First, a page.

In-situ concrete is the traditional form of concrete construction. Until the early part of the 20th century it was the main method used.
While in-situ concrete above ground level is used less in New Zealand with the advent of precast systems, it still widely used in many other countries.
Systems are being developed and used in both Europe and the U.S. to allow cast-in-place concrete to be cost and time efficient.
In developing parts of the world, in-situ concrete, which relies on higher labour input than other forms of concrete construction, is still dominant.
Cast in-situ concrete has become a material that designers exploit for its structural qualities above all else.
The chance to cast monolithic building elements - walls, columns, beams, suspended floors and roofs which are beautifully detailed - appeals to many designers both in New Zealand and offshore.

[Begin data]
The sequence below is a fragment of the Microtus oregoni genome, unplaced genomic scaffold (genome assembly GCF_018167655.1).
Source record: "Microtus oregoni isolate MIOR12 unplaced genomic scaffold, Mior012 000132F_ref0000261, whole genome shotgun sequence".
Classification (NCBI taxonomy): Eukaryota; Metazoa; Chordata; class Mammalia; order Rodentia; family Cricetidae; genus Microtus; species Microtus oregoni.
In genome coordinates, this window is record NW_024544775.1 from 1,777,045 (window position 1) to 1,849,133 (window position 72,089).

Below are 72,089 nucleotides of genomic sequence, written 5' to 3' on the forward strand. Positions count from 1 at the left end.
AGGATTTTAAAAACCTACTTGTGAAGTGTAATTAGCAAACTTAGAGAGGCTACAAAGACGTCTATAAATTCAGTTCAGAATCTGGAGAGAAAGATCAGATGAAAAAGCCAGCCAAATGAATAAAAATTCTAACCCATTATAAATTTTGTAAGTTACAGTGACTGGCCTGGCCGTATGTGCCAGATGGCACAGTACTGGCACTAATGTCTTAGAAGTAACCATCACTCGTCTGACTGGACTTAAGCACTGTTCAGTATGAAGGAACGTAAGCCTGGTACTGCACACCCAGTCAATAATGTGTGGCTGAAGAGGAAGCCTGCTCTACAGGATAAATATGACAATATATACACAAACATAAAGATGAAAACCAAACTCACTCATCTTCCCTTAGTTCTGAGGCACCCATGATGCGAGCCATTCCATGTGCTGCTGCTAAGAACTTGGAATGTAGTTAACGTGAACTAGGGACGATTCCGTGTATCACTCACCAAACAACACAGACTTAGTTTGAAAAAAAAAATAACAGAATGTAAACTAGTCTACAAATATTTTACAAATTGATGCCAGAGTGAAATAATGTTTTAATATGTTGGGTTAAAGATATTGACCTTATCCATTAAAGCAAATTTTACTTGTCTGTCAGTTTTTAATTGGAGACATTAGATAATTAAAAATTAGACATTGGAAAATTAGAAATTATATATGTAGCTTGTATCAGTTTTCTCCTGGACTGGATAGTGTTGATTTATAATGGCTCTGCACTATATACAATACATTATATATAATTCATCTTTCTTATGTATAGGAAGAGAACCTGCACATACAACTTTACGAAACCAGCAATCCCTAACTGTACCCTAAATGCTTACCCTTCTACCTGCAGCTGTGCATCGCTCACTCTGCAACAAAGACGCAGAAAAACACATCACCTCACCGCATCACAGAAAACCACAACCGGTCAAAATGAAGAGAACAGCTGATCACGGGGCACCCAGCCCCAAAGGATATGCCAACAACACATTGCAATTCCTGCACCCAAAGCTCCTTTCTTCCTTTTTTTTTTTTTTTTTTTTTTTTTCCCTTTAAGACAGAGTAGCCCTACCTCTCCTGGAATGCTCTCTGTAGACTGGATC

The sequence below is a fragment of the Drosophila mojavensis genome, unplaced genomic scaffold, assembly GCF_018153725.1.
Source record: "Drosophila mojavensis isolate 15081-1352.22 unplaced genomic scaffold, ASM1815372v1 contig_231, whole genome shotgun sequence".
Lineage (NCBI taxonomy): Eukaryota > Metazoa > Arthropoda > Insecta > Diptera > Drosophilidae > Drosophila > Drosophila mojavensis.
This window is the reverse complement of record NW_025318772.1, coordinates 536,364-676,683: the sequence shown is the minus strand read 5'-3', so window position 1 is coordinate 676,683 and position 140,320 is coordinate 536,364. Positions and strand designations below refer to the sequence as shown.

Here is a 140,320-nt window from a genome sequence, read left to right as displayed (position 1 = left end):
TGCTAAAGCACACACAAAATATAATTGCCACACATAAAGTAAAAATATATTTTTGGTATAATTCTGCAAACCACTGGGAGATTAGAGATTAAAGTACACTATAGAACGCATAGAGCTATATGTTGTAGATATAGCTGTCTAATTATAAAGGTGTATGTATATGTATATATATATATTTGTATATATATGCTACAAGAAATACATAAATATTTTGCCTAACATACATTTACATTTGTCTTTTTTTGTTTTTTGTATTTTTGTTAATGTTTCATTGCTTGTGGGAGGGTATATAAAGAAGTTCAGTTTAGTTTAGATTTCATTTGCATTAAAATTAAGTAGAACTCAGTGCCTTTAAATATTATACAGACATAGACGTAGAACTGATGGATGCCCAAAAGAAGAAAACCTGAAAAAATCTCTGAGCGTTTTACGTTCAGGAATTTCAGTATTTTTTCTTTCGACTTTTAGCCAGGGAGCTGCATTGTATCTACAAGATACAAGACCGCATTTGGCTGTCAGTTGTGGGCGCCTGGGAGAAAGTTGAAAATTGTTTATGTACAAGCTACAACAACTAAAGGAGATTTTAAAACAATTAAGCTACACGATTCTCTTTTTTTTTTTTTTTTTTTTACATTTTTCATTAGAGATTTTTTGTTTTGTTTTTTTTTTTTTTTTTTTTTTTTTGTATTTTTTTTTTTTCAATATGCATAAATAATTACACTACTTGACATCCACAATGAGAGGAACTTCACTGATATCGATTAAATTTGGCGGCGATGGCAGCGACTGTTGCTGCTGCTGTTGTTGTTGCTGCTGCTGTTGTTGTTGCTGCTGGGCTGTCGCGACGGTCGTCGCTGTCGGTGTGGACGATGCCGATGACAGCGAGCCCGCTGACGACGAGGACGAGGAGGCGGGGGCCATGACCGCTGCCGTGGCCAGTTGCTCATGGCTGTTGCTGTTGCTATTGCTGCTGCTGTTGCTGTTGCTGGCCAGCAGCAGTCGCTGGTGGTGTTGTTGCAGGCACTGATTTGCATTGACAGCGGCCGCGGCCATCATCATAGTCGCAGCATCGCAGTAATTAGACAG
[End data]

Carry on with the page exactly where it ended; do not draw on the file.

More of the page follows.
The work of Le Corbusier, Louis Kahn, Carlo Scarpa and more recently Tadao Ando in Japan is familiar to many.
The perception of their work is very closely linked to their ability to exploit the qualities of in-situ concrete, which can be summarised as:
- A limitless flexibility of size and shape with no modular restrictions.
- A wide variety of surface textures and colours can be achieved.
- Ability to be cast as a 'sandwich' incorporating an integral polystyrene sheet insulation.
- A robust material which does not require much maintenance.
- A universally available material.
- In New Zealand it is often not cost effective to design traditional load bearing cast-in-situ concrete structures in the face of competition from precast and modular systems.
There are however some simulations where in-situ is the ideal structural material, such as building sites that have difficult access.